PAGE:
But most PRD arguments challenge the conduct of the Partido Acción Nacional before the election. In particular, they've criticized Vicente Fox Quesada for his involvement in the election (limited under Mexican Law), accuse PAN of using illegal campaign funds from business and foreign sources (again, tightly controlled under Mexican Law), blame the IFE (Federal Electoral Institute) for not acting quickly enough to remove offensive campaign ads produced by PAN (these falsely linked AMLO to Hugo Chavez in Venezuela and raising the possibility of a US intervention if a leftist won), and also accused IFE of allowing PAN to tamper with the vote count.

There is no provision for a hand recount of ballots, but the PRD insists that this be done. It has also called on its supporters to monitor the 300 centres where ballots are stored to make certain that these are not destroyed. Most observers believe that the actual count of ballots was fair and above reproach, but supporters of the PRD do not have the same level of confidence in the "computer" count. The ghosts of 1988 election fraud continue to haunt Mexico, and the abuses of earlier PRI governments provides an important subtext and justification for the current challenge and unwillingness to trust the July 2nd vote.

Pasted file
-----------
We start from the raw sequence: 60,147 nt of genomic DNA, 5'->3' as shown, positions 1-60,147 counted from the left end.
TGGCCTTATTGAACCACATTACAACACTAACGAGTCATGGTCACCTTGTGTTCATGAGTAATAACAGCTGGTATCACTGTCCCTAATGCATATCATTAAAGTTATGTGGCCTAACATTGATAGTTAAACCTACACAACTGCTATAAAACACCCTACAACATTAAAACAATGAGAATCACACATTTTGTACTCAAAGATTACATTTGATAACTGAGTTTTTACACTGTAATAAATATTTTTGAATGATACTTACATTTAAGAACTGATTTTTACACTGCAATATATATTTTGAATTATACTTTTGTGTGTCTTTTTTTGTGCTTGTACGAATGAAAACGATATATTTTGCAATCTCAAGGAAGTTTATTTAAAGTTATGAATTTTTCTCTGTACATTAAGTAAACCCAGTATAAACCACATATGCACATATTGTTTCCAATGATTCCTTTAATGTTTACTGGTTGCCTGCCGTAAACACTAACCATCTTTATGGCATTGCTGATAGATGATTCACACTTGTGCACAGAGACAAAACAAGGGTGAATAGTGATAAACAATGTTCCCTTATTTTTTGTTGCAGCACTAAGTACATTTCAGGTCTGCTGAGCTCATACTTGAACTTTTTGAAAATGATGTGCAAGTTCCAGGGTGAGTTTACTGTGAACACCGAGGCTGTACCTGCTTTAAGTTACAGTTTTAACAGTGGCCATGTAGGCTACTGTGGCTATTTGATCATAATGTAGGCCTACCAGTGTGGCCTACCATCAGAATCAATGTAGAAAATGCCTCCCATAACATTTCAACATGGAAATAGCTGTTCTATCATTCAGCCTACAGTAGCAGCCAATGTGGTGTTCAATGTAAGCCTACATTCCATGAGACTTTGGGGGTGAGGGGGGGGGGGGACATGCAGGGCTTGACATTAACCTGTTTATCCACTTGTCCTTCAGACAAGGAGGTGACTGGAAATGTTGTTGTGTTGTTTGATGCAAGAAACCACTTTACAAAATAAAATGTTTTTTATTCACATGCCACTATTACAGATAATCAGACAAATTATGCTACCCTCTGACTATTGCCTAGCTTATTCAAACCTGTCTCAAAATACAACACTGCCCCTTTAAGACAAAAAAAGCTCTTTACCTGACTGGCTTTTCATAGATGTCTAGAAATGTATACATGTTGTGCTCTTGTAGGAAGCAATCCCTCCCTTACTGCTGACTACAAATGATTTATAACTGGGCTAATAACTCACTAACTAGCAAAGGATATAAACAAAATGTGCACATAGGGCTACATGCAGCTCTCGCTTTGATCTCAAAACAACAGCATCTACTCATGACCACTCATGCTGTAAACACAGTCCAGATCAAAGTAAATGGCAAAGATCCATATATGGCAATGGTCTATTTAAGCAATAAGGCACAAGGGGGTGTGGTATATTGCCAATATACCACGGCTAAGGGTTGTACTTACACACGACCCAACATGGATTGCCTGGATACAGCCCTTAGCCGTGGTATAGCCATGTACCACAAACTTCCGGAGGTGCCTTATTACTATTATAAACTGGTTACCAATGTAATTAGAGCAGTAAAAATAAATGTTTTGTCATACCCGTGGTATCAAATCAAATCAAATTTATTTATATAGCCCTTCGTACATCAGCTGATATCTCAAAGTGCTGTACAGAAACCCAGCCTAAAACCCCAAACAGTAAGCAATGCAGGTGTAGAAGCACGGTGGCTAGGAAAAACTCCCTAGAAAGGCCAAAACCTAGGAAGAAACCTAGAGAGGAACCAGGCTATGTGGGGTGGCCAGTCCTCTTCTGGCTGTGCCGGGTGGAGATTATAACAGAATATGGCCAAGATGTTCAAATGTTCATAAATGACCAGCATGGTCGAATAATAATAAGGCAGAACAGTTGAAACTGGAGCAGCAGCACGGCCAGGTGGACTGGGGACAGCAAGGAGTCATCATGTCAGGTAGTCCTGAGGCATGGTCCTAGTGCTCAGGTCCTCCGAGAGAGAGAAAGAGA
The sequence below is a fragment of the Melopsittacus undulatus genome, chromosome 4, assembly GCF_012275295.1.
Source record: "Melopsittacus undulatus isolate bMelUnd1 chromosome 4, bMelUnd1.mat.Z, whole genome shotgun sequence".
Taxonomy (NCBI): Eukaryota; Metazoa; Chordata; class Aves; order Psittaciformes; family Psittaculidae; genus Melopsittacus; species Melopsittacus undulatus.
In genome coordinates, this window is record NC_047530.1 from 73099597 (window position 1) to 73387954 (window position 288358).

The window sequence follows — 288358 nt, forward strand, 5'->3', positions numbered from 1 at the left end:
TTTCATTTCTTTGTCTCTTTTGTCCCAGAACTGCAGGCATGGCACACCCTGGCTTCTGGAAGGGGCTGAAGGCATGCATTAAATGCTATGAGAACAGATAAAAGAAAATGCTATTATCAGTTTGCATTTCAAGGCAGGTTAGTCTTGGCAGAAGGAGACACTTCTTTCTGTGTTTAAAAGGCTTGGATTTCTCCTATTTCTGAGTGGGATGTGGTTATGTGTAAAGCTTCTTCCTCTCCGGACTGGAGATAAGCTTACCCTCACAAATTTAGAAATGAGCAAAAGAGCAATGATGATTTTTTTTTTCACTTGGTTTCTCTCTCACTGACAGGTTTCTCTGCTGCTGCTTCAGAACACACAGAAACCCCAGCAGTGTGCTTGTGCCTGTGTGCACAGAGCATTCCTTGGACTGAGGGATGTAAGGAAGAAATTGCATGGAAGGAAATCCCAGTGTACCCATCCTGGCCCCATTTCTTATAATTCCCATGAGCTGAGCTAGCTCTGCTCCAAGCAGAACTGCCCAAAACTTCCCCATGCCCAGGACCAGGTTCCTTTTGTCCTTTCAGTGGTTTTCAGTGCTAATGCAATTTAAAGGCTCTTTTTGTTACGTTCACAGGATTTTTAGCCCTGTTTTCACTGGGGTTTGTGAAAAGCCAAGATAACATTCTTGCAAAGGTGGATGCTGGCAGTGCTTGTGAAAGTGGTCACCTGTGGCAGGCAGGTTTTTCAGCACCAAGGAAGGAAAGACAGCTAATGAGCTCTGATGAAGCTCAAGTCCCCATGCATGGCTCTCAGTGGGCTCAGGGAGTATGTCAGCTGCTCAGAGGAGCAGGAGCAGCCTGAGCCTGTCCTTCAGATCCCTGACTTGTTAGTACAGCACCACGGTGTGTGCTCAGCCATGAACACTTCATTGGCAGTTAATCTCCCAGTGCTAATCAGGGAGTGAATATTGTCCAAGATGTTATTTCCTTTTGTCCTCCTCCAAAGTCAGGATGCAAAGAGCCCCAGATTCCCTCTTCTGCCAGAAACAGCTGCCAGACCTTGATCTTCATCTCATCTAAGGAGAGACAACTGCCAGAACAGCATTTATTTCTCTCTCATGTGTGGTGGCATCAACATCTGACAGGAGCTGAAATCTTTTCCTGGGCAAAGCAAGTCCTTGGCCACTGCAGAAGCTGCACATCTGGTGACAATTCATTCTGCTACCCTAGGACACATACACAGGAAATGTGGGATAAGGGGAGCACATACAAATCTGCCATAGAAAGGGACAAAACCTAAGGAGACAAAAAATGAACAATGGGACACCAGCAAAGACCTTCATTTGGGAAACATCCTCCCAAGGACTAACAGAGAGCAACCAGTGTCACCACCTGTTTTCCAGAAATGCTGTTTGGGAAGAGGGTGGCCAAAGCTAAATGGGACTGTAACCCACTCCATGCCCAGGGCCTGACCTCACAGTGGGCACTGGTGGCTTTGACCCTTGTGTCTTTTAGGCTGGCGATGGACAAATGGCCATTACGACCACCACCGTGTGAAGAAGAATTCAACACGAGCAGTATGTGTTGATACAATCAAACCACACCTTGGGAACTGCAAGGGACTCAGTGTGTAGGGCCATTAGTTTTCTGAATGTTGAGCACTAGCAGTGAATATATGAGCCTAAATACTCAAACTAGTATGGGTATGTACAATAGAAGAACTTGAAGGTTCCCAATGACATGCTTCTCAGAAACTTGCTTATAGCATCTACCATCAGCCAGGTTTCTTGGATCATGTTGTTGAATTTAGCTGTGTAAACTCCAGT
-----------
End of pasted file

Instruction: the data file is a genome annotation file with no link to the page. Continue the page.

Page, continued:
Political observers have taken a relatively uniform position that IFE is above reproach in its count and processing of the existing ballots, but many of them have suggested that the only way to end the impasse is to conduct a poll-by-poll, vote by vote count to demonstrate that the election was transparent and fair. The public is not so certain that this is necessary, at least as public opinion is measured by opinion polls. Most of the recent polls indicate that about 37% of those interviewed are in favour of a recount — approximately the same percentage of people who voted for the PRD and AMLO in the election. The rally on Sunday was large by any count and is recognized as one of the largest demonstrations of "street power" ever. There are more than 25 million residents in Mexico City and D.F., and the rally represented a significant proportion of the entire population.

Meanwhile, Mexico is still in "limbo" and uncertain about what will happen in September. The transition of power does not take place until December, but Felipe Calderon cannot create a transitional government until he has received the certification of the electoral tribunal. The Mexican stock market (the Bolsa) has been reflecting this uncertainty, and all other institutions will also remain in a state of flux and limbo until the election has been resolved. The power of government and executive action rests in the President's Office (usually referred to as Los Piños, the equivalent of the White House) and the allocation of resources for Public Security, Education, Social Services and all other services are on hold and in an ambiguous state until the issue is resolved.

Thursday, July 13, 2006